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Calcified aortic stenosis (AS) is the most common form of valvular heart disease in the developed world. Severe AS has >7% prevalence among those older than 80 years.1 Current guidelines recommend aortic valve intervention with a class I indication for patients with symptomatic severe AS. Indications have been expanded for asymptomatic patients with severe AS to include those with a left ventricular ejection fraction (LVEF) of <50%, a positive exercise stress test, decreased blood pressure on stress testing or critical AS (specifically peak aortic jet velocity (Vmax) ≥5 m/s). However, the management of patients with asymptomatic severe AS who are not covered by these recommendations still represents a clinical conundrum. A close surveillance (‘watchful waiting’) strategy is usually adopted in this situation, and decisions are made on an individual basis. Some patients with asymptomatic severe AS and normal LVEF are inevitably more vulnerable to future adverse events than others; therefore, the identification of potential biomarkers that might be helpful in the risk stratification of these patients is of particular importance.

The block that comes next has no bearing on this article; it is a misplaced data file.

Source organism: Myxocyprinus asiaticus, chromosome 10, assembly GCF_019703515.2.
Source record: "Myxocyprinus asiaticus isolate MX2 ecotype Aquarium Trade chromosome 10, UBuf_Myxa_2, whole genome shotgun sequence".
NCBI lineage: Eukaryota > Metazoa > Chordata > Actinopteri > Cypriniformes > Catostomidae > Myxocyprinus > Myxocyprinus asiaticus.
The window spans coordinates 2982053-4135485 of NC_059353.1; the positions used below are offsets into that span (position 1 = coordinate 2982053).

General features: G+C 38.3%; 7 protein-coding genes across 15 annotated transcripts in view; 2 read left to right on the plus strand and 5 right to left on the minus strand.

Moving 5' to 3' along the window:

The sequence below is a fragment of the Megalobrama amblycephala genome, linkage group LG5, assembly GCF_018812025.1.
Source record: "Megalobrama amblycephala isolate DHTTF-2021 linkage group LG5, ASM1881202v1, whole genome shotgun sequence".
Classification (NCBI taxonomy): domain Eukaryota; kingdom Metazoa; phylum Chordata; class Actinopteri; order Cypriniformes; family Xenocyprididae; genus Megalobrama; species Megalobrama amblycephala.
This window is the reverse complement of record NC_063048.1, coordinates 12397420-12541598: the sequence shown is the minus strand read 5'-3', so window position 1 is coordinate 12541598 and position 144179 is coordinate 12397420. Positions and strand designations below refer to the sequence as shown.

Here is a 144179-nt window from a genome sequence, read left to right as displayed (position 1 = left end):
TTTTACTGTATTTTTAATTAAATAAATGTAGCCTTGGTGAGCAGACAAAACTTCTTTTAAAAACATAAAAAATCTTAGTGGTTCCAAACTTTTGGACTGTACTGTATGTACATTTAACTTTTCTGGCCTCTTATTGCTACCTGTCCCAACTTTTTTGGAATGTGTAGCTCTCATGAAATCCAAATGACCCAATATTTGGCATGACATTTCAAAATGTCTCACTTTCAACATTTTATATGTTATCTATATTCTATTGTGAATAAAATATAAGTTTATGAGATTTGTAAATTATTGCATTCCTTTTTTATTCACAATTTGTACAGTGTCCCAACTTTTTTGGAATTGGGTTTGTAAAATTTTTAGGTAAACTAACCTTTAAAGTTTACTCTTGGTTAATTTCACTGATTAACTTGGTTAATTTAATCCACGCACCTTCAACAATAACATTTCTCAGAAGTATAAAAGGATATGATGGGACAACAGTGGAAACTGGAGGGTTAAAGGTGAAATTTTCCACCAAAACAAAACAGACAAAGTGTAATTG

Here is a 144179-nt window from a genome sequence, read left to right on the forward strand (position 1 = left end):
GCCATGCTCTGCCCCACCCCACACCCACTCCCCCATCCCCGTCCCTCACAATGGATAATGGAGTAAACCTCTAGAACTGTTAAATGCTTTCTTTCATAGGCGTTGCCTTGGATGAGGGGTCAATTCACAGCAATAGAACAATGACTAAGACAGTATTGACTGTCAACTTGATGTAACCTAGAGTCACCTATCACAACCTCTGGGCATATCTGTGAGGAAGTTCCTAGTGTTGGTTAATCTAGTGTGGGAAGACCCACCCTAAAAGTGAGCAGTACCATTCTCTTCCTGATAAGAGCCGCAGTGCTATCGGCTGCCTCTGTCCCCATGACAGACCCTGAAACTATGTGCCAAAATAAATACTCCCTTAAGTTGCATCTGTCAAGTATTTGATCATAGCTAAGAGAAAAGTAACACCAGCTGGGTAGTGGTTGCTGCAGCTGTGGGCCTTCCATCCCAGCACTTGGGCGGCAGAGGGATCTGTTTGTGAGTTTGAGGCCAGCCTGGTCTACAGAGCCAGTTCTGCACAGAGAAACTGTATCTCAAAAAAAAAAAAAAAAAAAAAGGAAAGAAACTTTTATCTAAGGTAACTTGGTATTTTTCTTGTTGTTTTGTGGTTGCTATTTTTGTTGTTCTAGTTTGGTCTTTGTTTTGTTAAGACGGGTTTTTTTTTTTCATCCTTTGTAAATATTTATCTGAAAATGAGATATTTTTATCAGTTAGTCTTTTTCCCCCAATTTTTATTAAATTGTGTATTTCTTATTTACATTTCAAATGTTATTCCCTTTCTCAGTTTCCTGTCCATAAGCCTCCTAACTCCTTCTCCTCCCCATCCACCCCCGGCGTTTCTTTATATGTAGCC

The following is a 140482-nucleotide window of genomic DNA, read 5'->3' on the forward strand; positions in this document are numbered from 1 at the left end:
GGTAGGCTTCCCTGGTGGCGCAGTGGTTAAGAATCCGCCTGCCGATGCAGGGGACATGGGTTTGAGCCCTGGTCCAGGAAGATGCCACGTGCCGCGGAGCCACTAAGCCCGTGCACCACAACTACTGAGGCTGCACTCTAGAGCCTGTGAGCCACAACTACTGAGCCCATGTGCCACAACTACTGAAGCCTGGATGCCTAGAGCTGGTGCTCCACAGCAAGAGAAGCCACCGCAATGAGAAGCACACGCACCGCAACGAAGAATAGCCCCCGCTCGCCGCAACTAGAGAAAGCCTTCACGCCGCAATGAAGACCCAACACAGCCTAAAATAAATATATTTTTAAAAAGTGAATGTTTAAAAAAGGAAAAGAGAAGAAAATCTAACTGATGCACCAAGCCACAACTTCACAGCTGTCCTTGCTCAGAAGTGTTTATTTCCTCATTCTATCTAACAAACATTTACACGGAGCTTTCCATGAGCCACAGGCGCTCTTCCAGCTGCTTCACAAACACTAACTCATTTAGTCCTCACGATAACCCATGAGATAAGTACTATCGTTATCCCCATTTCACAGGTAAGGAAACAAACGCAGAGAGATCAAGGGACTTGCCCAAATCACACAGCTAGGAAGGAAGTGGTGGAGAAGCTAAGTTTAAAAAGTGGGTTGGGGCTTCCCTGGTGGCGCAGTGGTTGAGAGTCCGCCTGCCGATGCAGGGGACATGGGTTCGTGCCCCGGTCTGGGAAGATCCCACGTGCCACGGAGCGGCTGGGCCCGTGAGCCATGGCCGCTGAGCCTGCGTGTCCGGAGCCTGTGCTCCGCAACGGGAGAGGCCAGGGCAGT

In their Heart paper, Nakatsuma et al2 present a commendable study including a large multicentre cohort of 387 patients with asymptomatic severe AS and a mean age of 80 years from the Contemporary outcomes after sURgery and medical …
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